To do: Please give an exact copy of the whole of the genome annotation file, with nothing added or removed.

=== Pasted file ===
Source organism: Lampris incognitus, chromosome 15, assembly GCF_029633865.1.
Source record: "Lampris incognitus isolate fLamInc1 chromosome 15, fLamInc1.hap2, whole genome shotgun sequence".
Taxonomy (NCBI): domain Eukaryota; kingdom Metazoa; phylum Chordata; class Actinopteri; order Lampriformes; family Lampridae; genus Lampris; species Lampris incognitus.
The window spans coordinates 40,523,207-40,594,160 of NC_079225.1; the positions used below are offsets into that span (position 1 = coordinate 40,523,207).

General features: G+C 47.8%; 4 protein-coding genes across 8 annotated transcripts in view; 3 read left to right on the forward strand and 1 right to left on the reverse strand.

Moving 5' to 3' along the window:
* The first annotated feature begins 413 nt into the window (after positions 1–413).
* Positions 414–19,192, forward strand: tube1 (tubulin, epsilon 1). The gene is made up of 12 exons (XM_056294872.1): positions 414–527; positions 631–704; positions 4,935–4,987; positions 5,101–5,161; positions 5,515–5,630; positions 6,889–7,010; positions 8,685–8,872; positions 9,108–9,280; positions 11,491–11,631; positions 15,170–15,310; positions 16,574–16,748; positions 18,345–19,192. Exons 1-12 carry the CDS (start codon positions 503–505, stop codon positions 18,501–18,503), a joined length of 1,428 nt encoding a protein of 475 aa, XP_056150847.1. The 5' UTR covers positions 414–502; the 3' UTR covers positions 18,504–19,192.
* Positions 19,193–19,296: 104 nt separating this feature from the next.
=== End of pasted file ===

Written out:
Source organism: Lampris incognitus, chromosome 15, assembly GCF_029633865.1.
Source record: "Lampris incognitus isolate fLamInc1 chromosome 15, fLamInc1.hap2, whole genome shotgun sequence".
Taxonomy (NCBI): domain Eukaryota; kingdom Metazoa; phylum Chordata; class Actinopteri; order Lampriformes; family Lampridae; genus Lampris; species Lampris incognitus.
The window spans coordinates 40,523,207-40,594,160 of NC_079225.1; the positions used below are offsets into that span (position 1 = coordinate 40,523,207).

General features: G+C 47.8%; 4 protein-coding genes across 8 annotated transcripts in view; 3 read left to right on the forward strand and 1 right to left on the reverse strand.

Moving 5' to 3' along the window:
* The first annotated feature begins 413 nt into the window (after positions 1–413).
* Positions 414–19,192, forward strand: tube1 (tubulin, epsilon 1). The gene is made up of 12 exons (XM_056294872.1): positions 414–527; positions 631–704; positions 4,935–4,987; positions 5,101–5,161; positions 5,515–5,630; positions 6,889–7,010; positions 8,685–8,872; positions 9,108–9,280; positions 11,491–11,631; positions 15,170–15,310; positions 16,574–16,748; positions 18,345–19,192. Exons 1-12 carry the CDS (start codon positions 503–505, stop codon positions 18,501–18,503), a joined length of 1,428 nt encoding a protein of 475 aa, XP_056150847.1. The 5' UTR covers positions 414–502; the 3' UTR covers positions 18,504–19,192.
* Positions 19,193–19,296: 104 nt separating this feature from the next.